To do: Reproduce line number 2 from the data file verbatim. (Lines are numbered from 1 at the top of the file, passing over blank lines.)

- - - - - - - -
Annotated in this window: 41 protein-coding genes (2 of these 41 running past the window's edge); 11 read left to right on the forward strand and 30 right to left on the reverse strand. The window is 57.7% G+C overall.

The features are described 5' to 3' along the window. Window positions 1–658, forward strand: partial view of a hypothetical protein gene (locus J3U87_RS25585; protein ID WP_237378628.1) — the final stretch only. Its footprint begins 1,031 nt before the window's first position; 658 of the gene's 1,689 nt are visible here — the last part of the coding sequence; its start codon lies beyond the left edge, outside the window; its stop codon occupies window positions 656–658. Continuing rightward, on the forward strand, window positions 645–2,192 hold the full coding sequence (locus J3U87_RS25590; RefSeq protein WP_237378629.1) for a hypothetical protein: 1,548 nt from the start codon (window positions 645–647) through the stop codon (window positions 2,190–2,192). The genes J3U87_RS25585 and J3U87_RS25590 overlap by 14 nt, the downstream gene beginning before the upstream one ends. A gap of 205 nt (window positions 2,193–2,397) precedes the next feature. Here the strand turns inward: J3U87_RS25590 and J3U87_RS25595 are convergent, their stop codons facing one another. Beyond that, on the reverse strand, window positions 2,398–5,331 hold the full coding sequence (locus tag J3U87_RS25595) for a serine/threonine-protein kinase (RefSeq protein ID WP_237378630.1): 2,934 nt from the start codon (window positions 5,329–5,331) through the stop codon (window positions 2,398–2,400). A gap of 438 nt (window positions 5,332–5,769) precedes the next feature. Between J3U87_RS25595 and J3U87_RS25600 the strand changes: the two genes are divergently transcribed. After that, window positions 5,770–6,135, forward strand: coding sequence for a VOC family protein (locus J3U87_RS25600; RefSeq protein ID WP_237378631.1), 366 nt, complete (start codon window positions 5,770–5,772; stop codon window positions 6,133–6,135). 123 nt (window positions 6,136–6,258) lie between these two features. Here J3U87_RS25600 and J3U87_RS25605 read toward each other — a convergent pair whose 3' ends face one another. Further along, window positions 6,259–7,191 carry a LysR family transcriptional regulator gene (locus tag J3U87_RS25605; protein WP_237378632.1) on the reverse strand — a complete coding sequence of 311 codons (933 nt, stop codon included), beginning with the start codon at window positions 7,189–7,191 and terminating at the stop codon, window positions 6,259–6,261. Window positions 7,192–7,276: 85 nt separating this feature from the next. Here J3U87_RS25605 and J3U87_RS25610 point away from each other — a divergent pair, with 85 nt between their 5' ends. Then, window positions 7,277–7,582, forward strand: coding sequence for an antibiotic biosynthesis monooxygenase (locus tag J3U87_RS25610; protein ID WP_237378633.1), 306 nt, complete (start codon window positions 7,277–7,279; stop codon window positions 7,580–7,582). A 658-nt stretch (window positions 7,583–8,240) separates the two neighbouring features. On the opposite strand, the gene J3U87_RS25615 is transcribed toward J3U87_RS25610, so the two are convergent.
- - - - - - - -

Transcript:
The features are described 5' to 3' along the window. Window positions 1–658, forward strand: partial view of a hypothetical protein gene (locus J3U87_RS25585; protein ID WP_237378628.1) — the final stretch only. Its footprint begins 1,031 nt before the window's first position; 658 of the gene's 1,689 nt are visible here — the last part of the coding sequence; its start codon lies beyond the left edge, outside the window; its stop codon occupies window positions 656–658. Continuing rightward, on the forward strand, window positions 645–2,192 hold the full coding sequence (locus J3U87_RS25590; RefSeq protein WP_237378629.1) for a hypothetical protein: 1,548 nt from the start codon (window positions 645–647) through the stop codon (window positions 2,190–2,192). The genes J3U87_RS25585 and J3U87_RS25590 overlap by 14 nt, the downstream gene beginning before the upstream one ends. A gap of 205 nt (window positions 2,193–2,397) precedes the next feature. Here the strand turns inward: J3U87_RS25590 and J3U87_RS25595 are convergent, their stop codons facing one another. Beyond that, on the reverse strand, window positions 2,398–5,331 hold the full coding sequence (locus tag J3U87_RS25595) for a serine/threonine-protein kinase (RefSeq protein ID WP_237378630.1): 2,934 nt from the start codon (window positions 5,329–5,331) through the stop codon (window positions 2,398–2,400). A gap of 438 nt (window positions 5,332–5,769) precedes the next feature. Between J3U87_RS25595 and J3U87_RS25600 the strand changes: the two genes are divergently transcribed. After that, window positions 5,770–6,135, forward strand: coding sequence for a VOC family protein (locus J3U87_RS25600; RefSeq protein ID WP_237378631.1), 366 nt, complete (start codon window positions 5,770–5,772; stop codon window positions 6,133–6,135). 123 nt (window positions 6,136–6,258) lie between these two features. Here J3U87_RS25600 and J3U87_RS25605 read toward each other — a convergent pair whose 3' ends face one another. Further along, window positions 6,259–7,191 carry a LysR family transcriptional regulator gene (locus tag J3U87_RS25605; protein WP_237378632.1) on the reverse strand — a complete coding sequence of 311 codons (933 nt, stop codon included), beginning with the start codon at window positions 7,189–7,191 and terminating at the stop codon, window positions 6,259–6,261. Window positions 7,192–7,276: 85 nt separating this feature from the next. Here J3U87_RS25605 and J3U87_RS25610 point away from each other — a divergent pair, with 85 nt between their 5' ends. Then, window positions 7,277–7,582, forward strand: coding sequence for an antibiotic biosynthesis monooxygenase (locus tag J3U87_RS25610; protein ID WP_237378633.1), 306 nt, complete (start codon window positions 7,277–7,279; stop codon window positions 7,580–7,582). A 658-nt stretch (window positions 7,583–8,240) separates the two neighbouring features. On the opposite strand, the gene J3U87_RS25615 is transcribed toward J3U87_RS25610, so the two are convergent.